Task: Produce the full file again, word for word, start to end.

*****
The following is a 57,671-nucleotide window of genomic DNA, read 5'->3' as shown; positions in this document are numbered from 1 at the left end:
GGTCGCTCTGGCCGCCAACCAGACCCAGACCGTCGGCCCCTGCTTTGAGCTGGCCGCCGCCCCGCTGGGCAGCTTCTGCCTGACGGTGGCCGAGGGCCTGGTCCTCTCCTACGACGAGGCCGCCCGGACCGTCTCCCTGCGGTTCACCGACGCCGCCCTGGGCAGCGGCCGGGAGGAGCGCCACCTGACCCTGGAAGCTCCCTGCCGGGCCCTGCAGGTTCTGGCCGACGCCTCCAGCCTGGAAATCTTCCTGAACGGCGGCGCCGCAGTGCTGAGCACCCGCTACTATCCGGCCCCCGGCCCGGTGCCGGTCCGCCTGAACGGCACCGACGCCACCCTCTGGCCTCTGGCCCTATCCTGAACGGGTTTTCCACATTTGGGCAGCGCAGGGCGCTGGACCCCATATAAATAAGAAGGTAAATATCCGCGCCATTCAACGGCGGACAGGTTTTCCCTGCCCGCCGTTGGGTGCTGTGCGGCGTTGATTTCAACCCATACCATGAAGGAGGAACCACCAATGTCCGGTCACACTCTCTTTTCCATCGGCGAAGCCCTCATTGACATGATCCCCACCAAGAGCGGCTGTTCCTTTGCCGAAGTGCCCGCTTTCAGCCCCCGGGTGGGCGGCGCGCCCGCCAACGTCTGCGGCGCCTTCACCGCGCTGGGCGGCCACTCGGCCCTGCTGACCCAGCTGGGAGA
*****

The following is a 57,671-nucleotide window of genomic DNA, read 5'->3' as shown; positions in this document are numbered from 1 at the left end:
GGTCGCTCTGGCCGCCAACCAGACCCAGACCGTCGGCCCCTGCTTTGAGCTGGCCGCCGCCCCGCTGGGCAGCTTCTGCCTGACGGTGGCCGAGGGCCTGGTCCTCTCCTACGACGAGGCCGCCCGGACCGTCTCCCTGCGGTTCACCGACGCCGCCCTGGGCAGCGGCCGGGAGGAGCGCCACCTGACCCTGGAAGCTCCCTGCCGGGCCCTGCAGGTTCTGGCCGACGCCTCCAGCCTGGAAATCTTCCTGAACGGCGGCGCCGCAGTGCTGAGCACCCGCTACTATCCGGCCCCCGGCCCGGTGCCGGTCCGCCTGAACGGCACCGACGCCACCCTCTGGCCTCTGGCCCTATCCTGAACGGGTTTTCCACATTTGGGCAGCGCAGGGCGCTGGACCCCATATAAATAAGAAGGTAAATATCCGCGCCATTCAACGGCGGACAGGTTTTCCCTGCCCGCCGTTGGGTGCTGTGCGGCGTTGATTTCAACCCATACCATGAAGGAGGAACCACCAATGTCCGGTCACACTCTCTTTTCCATCGGCGAAGCCCTCATTGACATGATCCCCACCAAGAGCGGCTGTTCCTTTGCCGAAGTGCCCGCTTTCAGCCCCCGGGTGGGCGGCGCGCCCGCCAACGTCTGCGGCGCCTTCACCGCGCTGGGCGGCCACTCGGCCCTGCTGACCCAGCTGGGAGA